It must have been a strange feeling for Baltimore’s Future Islands as they approached their fifth album of a career that began way back in 2006. Like many, I am a fairly recent convert having stumbled upon the band after that Letterman performance back in 2014. So how does a band who’ve spent seven or so years in relative obscurity suddenly deal with a world of expectation. The Far Field is the answer and it’s a powerful one at that.
Sound wise this field is not actually too far from previous album Singles. However there are clear signs of development. William Cashion’s bass lines are as captivating as ever and the drifting synths of Gerrit Welmers are more all consuming than ever. The band have subtly popped up their sound, a move which is perhaps most evident amongst the electronic swirls of ‘Time On Her Side’ and second single ‘Cave’.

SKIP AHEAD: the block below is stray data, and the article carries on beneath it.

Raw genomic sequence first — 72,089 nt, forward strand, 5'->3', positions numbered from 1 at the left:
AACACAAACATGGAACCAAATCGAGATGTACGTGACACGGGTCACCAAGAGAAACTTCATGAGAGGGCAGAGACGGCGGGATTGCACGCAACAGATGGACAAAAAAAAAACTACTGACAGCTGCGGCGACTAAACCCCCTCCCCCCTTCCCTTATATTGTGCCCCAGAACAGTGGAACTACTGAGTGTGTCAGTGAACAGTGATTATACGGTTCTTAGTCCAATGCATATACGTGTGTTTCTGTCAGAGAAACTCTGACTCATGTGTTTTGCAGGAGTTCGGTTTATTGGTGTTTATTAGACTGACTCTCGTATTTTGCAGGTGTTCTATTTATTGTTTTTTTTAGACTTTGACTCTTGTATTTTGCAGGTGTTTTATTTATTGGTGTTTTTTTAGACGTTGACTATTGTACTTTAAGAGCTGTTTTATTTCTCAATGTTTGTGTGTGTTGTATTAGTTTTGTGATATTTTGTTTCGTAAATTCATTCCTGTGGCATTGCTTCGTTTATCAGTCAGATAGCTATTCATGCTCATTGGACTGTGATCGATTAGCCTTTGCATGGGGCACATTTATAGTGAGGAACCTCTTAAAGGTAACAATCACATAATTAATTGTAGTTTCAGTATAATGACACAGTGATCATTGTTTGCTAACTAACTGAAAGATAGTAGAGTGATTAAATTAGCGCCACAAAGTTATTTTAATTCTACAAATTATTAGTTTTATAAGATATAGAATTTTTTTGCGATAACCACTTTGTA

Of course it’s the charisma and demanding presence of Samuel T Herring’s hypnotic voice that makes The Far Field great. Listening to ‘Through The Roses’ I feel bad for not being able to contain my Herring-style dance moves while he sings about fear and self-harm. This is more than an album, it’s a wholly immersive experience. We dance with Samuel, we feel with Samuel. It’s pretty perfect.
As we’ve come to expect from the band, this album is as versatile as they come, transferring seamlessly from record to live television appearances. Even the jacket potato-stained Leeds University Union Refectory where I was lucky enough to catch them recently. Though I won't claim to have been able to see the iconic dance moves from deep in the abyss of bodies, they sounded as faultless as ever. Go out, buy this album, see them live, you won't regret it.